Breakfast, lunch and dinner will be served, and the Bosts' meats, vegetables from local farmers, and locally made beer, wine and coffee will also be available, according to the Chronicle.

The original location boasts a $12.50 weekend brunch that the Houston Press named it the best all-you-can-eat buffet last year, so here's hoping the new location will feature a similar concept.

Saturday, September 10, 2011

Ziggy's Bar and Grill

The Brunch Hunt kicked off with Ziggy's Bar and Grill (702 Main at Capitol, (713) 527-8588), a small, colorful cafe on Main Street that's just a 15-minute, leisurely walk from our apartment (it was 97 degrees out here today). Its shtick is healthy comfort food in a casual setting, and not too long ago it worked that philosophy on a weekend brunch, served Saturdays and Sundays from 11 am to 3 pm.

Now, the thing about downtown Houston is that, during the week, it's a bustling center thanks to its thriving business district. On the weekends — not so much. There's even an eerie ghost-town feel, thanks to several closed businesses. So when we entered Ziggy's and were the only customers at noon on Saturday, we weren't too concerned.

I'm a big coffee drinker at brunch, but being it was such a hot day to begin with, I ordered the iced variety, which, even though it's not a regular menu feature, the waitress was more than happy to accommodate. Stephen got his caffeine fix with some diet soda, which was refilled more times than I could count.

My brunch standby is the eggs Benedict —I'm always amazed at the creativity that the combination of meat, eggs, toast and hollandaise sauce can bring — so it was a natural for me to order here. It came with a choice of turkey bacon or sausage, two poached eggs over challah toast, and a choice of fruit, sweet potato hash browns or black beans and brown rice.
The meal was a disappointment. The hollandaise sauce was unmemorable, the turkey sausage I decided on looked unpleasantly like a small hamburger and was charred, the poached eggs had the consistency of hard-boiled eggs, and the "challah" it all was slopped on was basically whole wheat toast. The sweet potato has browns I chose were a minor bright spot, crispy and salty, though stringier and less together than I'd prefer.

Stephen went with one of his standbys, too — huevos rancheros. At Ziggy's, that means two eggs on corn tortillas with salsa and queso, honey pepper bacon and apple turkey sausage, and a side of black beans and brown rice.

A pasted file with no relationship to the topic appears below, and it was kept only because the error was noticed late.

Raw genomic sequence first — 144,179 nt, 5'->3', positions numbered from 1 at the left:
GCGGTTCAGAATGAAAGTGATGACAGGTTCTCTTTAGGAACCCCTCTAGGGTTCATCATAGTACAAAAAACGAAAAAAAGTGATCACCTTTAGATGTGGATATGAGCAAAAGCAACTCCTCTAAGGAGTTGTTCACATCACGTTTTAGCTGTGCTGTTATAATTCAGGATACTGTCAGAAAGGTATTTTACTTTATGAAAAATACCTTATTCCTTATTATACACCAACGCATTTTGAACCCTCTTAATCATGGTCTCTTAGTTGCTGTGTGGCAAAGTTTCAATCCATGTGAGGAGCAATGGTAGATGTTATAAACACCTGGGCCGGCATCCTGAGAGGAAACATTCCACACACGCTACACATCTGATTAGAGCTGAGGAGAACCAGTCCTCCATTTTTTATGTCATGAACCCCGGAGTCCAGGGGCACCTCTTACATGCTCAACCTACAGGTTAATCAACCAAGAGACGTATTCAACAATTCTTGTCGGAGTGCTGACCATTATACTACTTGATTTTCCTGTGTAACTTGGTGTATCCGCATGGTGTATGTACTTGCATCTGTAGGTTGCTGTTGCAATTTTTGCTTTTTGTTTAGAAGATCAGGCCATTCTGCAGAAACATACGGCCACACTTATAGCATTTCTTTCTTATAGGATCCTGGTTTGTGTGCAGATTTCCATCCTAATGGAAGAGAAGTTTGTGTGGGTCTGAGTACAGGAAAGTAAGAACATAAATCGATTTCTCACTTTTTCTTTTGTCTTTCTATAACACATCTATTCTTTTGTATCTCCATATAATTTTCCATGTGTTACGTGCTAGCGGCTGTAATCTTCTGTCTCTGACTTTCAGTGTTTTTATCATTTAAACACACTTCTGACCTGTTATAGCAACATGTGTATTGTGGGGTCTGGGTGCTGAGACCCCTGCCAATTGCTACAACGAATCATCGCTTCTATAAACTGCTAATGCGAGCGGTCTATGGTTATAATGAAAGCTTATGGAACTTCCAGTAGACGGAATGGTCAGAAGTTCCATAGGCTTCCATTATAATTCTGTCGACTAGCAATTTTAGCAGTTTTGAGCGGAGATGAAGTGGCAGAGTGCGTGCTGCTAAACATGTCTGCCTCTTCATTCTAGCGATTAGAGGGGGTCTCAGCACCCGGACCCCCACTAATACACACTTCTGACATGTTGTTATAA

The first disappointing sign was when the blue plate the meal came out on peeked through from between the food. The presentation was avoided to the point where the food was swimming in a teal sea. Stephen pushed forward, though he was a bit confused how to tackle this beast. Though it varies, we're used to the beans, rice, tortilla and eggs being all happy together in a tasty stack, so this was just unusual and he wound up adding the rice and beans to the tortilla, making for a sloppy mess. The turkey sausage continued to draw comparisons to a mini hamburger, and tasted as dry as it looked. And that little dipping sauce you see in the plastic cup was just plain bad.

Hungry as we were, we managed to pick at our food, but we were not happy. Endless glasses of diet Coke were not enough to make up for these sad, sad plates. The meals weren't as heavy as they can be, which was a nice change of pace, but were not nearly as flavorful as they should have been. That the cafe saw one other couple the time we were there this slow Saturday did not add to the atmosphere.

Verdict: Bad presentation, boring ingredients and overall tasteless healthy options will make us think twice about revisiting Ziggy's for brunch.

Top photo: Flickr/Ziggy's Bar and Grill.

Welcome to The Brunch Hunt

So this is the part where I make the introductions.

My boyfriend, Stephen, and I recently moved to Houston from New York (there we are at our first Astros game, just like the locals do it). Coming from the city of brunches, we were big into the midday, love-it-or-you-hate-it tradition, dining on the weekends at our favorite restaurants and greasy spoons, or just making pancakes in his Park Slope apartment.

We're excited to continue the tradition here, and Houston in its own right boasts plentiful brunch options. I'm already eager to check out Tiny Boxwoods, Baby Barnaby Cafe and Cadillac Bar, to name a few. Only catch? We don't want to have to drive there. We live downtown, and would rather stroll to the restaurant and back and attempt to walk off our heavy mid-day meal, like we often did in New York.

Is that so much to ask? Given the limited local brunch options and downtown's weekend slowdown, maybe, but we attempt to find out with The Brunch Hunt — a weekly saga to find our favorite new weekend spot — ones that serves classic brunch dishes like eggs Benedict and huevos rancheros and piping hot coffee. And a decent Bloody Mary would be nice, too.